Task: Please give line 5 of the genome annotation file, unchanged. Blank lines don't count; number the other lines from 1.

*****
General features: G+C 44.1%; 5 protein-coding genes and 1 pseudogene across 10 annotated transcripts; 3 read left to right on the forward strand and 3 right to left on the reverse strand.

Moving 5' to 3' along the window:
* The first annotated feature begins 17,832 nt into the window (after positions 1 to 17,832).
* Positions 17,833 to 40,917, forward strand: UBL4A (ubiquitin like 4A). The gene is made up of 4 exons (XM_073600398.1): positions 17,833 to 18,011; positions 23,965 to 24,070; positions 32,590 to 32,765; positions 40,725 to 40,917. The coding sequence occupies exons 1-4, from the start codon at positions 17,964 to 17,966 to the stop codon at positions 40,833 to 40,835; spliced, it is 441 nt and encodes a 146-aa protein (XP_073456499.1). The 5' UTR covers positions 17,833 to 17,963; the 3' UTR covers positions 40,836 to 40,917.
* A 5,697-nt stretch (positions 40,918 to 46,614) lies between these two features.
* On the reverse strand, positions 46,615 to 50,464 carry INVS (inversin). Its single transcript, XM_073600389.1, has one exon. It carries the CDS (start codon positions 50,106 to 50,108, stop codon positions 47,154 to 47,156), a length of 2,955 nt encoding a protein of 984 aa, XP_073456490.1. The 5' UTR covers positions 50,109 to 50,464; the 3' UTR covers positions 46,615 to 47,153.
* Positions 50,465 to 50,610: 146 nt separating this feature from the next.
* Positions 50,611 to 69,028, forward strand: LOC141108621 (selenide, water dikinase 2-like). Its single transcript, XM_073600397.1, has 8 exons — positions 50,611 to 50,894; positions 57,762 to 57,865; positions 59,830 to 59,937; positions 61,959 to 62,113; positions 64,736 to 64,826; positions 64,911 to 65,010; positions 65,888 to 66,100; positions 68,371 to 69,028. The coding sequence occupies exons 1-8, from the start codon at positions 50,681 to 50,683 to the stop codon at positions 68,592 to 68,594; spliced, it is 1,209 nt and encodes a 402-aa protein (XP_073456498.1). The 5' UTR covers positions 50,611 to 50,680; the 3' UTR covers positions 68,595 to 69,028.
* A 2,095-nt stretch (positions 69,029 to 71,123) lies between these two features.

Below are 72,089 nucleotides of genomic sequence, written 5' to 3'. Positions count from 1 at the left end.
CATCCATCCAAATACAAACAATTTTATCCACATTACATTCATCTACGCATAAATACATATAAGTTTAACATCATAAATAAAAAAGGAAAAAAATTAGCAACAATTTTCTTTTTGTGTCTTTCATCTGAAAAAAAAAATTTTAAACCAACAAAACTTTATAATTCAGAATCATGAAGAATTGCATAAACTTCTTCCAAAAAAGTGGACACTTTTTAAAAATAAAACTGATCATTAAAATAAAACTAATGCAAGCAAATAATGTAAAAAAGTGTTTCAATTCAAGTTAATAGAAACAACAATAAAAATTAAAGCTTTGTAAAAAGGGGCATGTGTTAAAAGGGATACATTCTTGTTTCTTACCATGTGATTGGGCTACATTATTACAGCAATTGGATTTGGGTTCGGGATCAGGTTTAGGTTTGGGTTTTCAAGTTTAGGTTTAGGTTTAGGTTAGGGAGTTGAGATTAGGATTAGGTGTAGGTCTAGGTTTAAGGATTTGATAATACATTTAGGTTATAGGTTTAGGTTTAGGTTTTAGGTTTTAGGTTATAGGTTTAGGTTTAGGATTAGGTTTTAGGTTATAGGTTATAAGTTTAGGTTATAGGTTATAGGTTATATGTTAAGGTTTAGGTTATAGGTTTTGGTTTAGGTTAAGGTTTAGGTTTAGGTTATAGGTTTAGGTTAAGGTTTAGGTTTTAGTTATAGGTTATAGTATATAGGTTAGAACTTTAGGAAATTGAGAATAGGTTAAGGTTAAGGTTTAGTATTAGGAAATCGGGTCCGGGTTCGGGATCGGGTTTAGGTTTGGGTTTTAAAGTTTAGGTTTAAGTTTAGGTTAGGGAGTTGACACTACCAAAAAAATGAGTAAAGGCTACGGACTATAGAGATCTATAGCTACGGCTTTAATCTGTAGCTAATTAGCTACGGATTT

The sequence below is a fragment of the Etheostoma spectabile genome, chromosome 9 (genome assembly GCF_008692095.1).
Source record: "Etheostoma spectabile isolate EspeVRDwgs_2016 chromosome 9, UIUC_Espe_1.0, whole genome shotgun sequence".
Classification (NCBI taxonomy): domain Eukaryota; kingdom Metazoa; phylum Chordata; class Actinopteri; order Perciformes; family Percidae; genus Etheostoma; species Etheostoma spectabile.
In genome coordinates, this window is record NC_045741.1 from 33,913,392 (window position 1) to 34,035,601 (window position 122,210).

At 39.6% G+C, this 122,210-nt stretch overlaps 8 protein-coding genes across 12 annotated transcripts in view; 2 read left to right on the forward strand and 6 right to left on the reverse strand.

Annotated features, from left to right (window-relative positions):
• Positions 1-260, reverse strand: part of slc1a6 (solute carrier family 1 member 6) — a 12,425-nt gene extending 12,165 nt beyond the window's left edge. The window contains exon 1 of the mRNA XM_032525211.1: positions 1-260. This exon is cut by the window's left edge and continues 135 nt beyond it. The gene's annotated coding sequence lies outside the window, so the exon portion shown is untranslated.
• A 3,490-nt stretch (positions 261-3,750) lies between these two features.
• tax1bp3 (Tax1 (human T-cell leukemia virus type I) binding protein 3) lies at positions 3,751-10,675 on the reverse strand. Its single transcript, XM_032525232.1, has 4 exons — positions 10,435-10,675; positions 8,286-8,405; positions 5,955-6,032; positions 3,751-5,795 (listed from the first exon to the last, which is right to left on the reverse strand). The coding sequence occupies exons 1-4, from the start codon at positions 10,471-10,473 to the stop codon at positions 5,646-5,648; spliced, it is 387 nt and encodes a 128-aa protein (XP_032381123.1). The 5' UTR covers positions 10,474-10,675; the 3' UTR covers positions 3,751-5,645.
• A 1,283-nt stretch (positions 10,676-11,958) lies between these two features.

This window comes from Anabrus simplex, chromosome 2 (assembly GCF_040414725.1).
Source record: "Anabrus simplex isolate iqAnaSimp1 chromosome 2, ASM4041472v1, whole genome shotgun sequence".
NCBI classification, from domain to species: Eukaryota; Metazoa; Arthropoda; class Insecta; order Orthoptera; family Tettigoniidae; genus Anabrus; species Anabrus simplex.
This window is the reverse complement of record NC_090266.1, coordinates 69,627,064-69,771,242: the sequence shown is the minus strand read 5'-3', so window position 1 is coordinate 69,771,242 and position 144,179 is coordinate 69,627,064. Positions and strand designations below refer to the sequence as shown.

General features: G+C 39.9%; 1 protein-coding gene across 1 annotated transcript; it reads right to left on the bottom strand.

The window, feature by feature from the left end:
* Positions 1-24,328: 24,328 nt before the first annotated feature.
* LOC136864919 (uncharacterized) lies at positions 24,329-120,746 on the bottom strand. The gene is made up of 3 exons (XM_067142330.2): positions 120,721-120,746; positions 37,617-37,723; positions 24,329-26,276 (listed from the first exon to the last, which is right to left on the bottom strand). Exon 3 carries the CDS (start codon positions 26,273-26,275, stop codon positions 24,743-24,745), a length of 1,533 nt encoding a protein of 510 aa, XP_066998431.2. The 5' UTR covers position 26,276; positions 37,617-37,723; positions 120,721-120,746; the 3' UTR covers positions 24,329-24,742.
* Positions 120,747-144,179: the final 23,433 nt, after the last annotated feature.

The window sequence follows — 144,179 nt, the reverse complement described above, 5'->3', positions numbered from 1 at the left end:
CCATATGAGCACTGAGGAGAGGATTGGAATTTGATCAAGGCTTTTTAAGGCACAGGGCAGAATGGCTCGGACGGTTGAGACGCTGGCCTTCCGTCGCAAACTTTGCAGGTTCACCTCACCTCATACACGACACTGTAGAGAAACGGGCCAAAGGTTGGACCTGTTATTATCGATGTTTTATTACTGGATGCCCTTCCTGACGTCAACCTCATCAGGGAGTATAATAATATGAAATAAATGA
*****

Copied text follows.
* A 5,697-nt stretch (positions 40,918 to 46,614) lies between these two features.